[Edit 4/30/12: I fixed a small arithmetic bug in my milliseconds calculation thanks to Nils Gustav Stråbø.]

You can download the code from SQLskillsSPConfigureChanged.zip (1.50 kb)

If you want to figue out *what* changed and you don't have error logs available, you'll have to restore previous backups of master (you're backing it up every night, right?) and compare the CONFIG blocks.

Hope this is useful (or at least interesting!) to some of you. Better go set MAXDOP back to zero before I forget…

The code to do this is below (I'm sure someone will comment on a cleverer way to do some of this):

/*============================================================================
   File: SQLskillsSPConfigureChanged.sql

   Summary: This script reports the time that sp_configure options were
   last changed

   SQL Server Versions:
         2005 RTM onwards
——————————————————————————
  Written by Paul S. Randal, SQLskills.com
 
  (c) 2011, SQLskills.com. All rights reserved.

  For more scripts and sample code, check out
   
http://www.SQLskills.com

  You may alter this code for your own *non-commercial* purposes. You may
  republish altered code as long as you include this copyright and give due
  credit, but you must obtain prior permission before blogging this code.
 
  THIS CODE AND INFORMATION ARE PROVIDED "AS IS" WITHOUT WARRANTY OF
  ANY KIND, EITHER EXPRESSED OR IMPLIED, INCLUDING BUT NOT LIMITED
  TO THE IMPLIED WARRANTIES OF MERCHANTABILITY AND/OR FITNESS FOR A
  PARTICULAR PURPOSE.
============================================================================*/


SET NOCOUNT ON;

— Create the temp table

IF EXISTS (SELECT * FROM msdb.sys.objects WHERE NAME = 'SQLskillsDBCCPage')
DROP TABLE msdb.dbo.SQLskillsDBCCPage;

CREATE TABLE msdb.dbo.SQLskillsDBCCPage (
    [ParentObject] VARCHAR (100),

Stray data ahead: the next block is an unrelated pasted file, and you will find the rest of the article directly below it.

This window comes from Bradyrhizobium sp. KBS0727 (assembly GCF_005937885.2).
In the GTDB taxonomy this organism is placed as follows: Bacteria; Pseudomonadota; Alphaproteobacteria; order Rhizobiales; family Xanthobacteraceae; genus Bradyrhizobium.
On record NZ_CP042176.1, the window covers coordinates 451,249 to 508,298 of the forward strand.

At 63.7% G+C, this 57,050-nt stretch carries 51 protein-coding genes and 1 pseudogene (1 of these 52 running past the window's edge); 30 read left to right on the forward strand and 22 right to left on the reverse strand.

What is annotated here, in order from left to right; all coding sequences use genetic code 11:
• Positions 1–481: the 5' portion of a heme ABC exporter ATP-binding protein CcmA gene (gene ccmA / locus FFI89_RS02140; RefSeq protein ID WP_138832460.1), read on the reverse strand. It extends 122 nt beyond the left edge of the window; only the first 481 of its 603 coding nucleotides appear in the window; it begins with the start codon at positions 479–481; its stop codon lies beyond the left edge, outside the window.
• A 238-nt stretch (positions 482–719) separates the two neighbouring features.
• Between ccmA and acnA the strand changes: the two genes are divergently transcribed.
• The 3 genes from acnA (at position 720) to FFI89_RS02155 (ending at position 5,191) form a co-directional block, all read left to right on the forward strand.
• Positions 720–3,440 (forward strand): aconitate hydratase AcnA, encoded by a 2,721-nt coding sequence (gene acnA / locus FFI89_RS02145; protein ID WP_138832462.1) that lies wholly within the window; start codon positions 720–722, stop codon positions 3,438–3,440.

[Object]       VARCHAR (100),
    [Field]        VARCHAR (100),
    [VALUE]        VARCHAR (100));

DECLARE @hours   INT;
DECLARE @minutes  INT;
DECLARE @seconds  INT;
DECLARE @milliseconds BIGINT;
DECLARE @LastUpdateTime DATETIME;
DECLARE @upddate  INT;
DECLARE @updtime  BIGINT;
DECLARE @dbccPageString VARCHAR (200);

— Build the dynamic SQL

SELECT @dbccPageString = 'DBCC PAGE (master, 1, 10, 3) WITH TABLERESULTS, NO_INFOMSGS';

— Empty out the temp table and insert into it again

INSERT INTO msdb.dbo.SQLskillsDBCCPage EXEC (@dbccPageString);

SELECT @updtime = [VALUE] FROM msdb.dbo.SQLskillsDBCCPage
WHERE [Field] = 'cfgupdtime';
SELECT @upddate = [VALUE] FROM msdb.dbo.SQLskillsDBCCPage
WHERE [Field] = 'cfgupddate';

— Convert updtime to seconds
SELECT @milliseconds = CONVERT (INT, CONVERT (FLOAT, @updtime) * (3 + 1.0/3))
SELECT @updtime = @milliseconds / 1000;

— Pull out hours, minutes, seconds, milliseconds
SELECT @hours = @updtime / 3600;

SELECT @minutes = (@updtime % 3600) / 60;

SELECT @seconds = @updtime – (@hours * 3600) – (@minutes * 60);

— Calculate number of milliseconds
SELECT @milliseconds = @milliseconds –
 @seconds * 1000 –
 @minutes * 60 * 1000 –
 @hours * 3600 * 1000;
 
— No messy conversion code required for the date as SQL Server can do it for us
SELECT @LastUpdateTime = DATEADD (DAY, @upddate, '1900-01-01');

— And add in the hours, minutes, seconds, and milliseconds
— There are nicer functions to do this but they don't work in 2005/2008
SELECT @LastUpdateTime = DATEADD (HOUR, @hours, @LastUpdateTime);
SELECT @LastUpdateTime = DATEADD (MINUTE, @minutes, @LastUpdateTime);
SELECT @LastUpdateTime = DATEADD (SECOND, @seconds, @LastUpdateTime);
SELECT @LastUpdateTime = DATEADD (MILLISECOND, @milliseconds, @LastUpdateTime);

SELECT @LastUpdateTime AS 'sp_configure options last updated';

— Clean up

DROP TABLE msdb.dbo.SQLskillsDBCCPage;
GO

Where are sp_configure settings stored? Another reason to backup master…

Earlier today I blogged on our SQL Server Pro magazine blog about false-alarm corruptions you will *definitely* see if you restore a backup of the master database as a user database and run DBCC CHECKDB on the restored copy. You might be doing this as part of offloading consistency checks to another server or validating your backups restore correctly and contain an undamaged database. You'll definitely get a shock the first time you see these false-alarms and think your real master is corrupt!

One of the 'corruptions' is because of a special page that only exists in the master database – the CONFIG block of the SQL Server instance. It's page number 10 in data file ID 1 of master. DBCC CHECKDB flags this as a corruption if it's present in any other database apart from master, as the page in master is marked as allocated, but no object owns it. This is only allowed in master. Similar allowances are made by DBCC CHECKDB in every database for the boot page (page 9 in file 1) and for each data and log file's file header page (page 0 in each file). See here for a blog post about the boot page and here for a blog post about file header pages.